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Government micromanaging the internet again as net neutrality makes a comeback

The Federal Communications Commission has just voted to restore net neutrality regulations, aiming to rein in internet providers.

The decision was split along party lines with a 3-2 vote and mandates that internet service providers must treat all traffic equally. Under Trump in 2017, the previous 2015 FCC regulations were axed — as his administration did not believe the federal government should micromanage the internet.

The initial regulations were put in place under Obama and aimed at preventing service providers like Verizon or Comcast from blocking or degrading the delivery of services from competitors like Netflix and YouTube.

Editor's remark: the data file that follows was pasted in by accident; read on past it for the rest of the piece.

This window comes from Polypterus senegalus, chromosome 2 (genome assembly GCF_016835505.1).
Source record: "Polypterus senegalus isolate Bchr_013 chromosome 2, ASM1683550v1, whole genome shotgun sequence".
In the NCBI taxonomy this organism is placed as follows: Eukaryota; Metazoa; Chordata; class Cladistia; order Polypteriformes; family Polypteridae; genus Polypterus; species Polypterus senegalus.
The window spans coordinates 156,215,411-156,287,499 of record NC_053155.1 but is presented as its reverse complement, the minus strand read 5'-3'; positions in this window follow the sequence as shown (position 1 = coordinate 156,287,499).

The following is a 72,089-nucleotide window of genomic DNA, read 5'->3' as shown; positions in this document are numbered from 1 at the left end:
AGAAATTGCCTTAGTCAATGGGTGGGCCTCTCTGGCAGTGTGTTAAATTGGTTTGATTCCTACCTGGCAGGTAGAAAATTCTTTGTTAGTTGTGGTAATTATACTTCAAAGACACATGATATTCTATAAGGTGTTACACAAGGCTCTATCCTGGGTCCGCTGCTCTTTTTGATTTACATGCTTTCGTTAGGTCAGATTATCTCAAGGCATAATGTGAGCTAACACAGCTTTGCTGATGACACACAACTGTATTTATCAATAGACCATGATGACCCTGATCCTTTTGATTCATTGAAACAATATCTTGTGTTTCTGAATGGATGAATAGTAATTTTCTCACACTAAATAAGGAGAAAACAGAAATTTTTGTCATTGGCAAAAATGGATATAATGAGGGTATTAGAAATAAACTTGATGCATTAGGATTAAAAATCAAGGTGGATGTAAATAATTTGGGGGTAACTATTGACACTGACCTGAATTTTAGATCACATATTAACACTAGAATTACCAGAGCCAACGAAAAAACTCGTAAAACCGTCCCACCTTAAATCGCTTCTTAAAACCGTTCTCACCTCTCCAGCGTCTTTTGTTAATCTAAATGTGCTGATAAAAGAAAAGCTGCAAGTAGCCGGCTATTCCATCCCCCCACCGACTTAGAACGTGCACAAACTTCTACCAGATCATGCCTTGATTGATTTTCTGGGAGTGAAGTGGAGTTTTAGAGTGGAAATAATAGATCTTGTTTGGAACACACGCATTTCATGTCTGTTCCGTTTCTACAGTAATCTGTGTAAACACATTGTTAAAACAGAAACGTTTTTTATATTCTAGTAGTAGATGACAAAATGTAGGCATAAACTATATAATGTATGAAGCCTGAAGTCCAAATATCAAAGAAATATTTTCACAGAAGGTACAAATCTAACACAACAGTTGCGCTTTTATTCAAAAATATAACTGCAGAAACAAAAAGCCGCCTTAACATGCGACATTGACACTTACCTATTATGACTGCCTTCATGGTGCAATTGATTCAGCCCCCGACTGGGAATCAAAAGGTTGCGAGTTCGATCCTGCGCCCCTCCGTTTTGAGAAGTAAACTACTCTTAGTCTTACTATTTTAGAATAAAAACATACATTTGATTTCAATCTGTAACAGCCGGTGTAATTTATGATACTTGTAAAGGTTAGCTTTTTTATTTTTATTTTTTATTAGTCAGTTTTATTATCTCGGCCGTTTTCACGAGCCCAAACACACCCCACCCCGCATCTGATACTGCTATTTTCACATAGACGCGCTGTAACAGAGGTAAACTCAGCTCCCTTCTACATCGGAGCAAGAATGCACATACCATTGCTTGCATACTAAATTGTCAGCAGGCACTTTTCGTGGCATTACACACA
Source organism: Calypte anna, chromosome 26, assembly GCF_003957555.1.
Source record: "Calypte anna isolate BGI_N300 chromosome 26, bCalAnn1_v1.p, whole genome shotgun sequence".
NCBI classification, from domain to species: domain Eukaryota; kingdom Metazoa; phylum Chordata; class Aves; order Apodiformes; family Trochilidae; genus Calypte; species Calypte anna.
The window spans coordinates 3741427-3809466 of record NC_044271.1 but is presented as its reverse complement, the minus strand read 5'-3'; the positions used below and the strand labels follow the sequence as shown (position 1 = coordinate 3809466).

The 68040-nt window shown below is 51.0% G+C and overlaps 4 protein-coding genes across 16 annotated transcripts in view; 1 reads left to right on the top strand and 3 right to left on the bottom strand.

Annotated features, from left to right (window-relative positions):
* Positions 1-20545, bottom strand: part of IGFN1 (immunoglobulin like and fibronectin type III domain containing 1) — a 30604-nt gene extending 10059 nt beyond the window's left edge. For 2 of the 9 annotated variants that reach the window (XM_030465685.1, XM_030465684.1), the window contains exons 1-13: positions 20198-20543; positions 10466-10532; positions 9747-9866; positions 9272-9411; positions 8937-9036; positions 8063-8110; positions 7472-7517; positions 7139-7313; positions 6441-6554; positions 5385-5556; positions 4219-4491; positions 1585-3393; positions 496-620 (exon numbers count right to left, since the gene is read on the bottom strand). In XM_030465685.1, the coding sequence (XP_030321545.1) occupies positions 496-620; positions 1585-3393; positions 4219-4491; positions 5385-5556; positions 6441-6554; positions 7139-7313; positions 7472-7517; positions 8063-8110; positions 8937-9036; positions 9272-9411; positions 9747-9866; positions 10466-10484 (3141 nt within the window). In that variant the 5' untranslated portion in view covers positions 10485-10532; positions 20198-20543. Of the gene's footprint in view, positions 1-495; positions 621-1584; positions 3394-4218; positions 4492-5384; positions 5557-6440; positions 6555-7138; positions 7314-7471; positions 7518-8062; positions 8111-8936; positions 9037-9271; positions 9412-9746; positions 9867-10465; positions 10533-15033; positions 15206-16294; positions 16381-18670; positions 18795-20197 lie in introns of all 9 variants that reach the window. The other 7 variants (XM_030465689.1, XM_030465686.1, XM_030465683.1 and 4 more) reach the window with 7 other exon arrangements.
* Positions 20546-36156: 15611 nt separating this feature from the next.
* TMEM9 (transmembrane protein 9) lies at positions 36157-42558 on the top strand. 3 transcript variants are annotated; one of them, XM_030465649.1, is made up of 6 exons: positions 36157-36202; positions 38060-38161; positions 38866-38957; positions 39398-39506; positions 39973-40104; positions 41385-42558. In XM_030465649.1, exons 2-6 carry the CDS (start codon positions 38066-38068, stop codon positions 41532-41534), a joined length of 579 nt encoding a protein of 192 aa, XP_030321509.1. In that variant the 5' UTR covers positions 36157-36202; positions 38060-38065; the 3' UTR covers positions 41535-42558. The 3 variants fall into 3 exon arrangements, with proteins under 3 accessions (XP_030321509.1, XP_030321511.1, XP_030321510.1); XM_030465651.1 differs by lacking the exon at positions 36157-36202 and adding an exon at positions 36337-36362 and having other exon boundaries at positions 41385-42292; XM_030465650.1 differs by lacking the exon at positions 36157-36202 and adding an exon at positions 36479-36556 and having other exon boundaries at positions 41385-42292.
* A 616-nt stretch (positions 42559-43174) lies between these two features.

“That’s where you’d get the buffering,” Jeffy explains to Pat Gray. “They would allot only so much for the Netflix feed bandwidth and whatever, and that was when they were fighting over what each company was going to pay for access and everything.”

“But that’s between private companies,” he adds. “If they’re messing with your internet service, change providers,” Gray agrees. “The free market takes care of this.”

The chairman of the FCC, who is a Democrat, said that these rules reflected the importance of high-speed internet as the main mode of communications for many Americans and that “every consumer deserves access that is fast, open, and fair.”

Gray isn’t so sure he agrees.

“Do we all deserve it, really? And do we deserve it to be provided by the government?” he asks.

The Blaze


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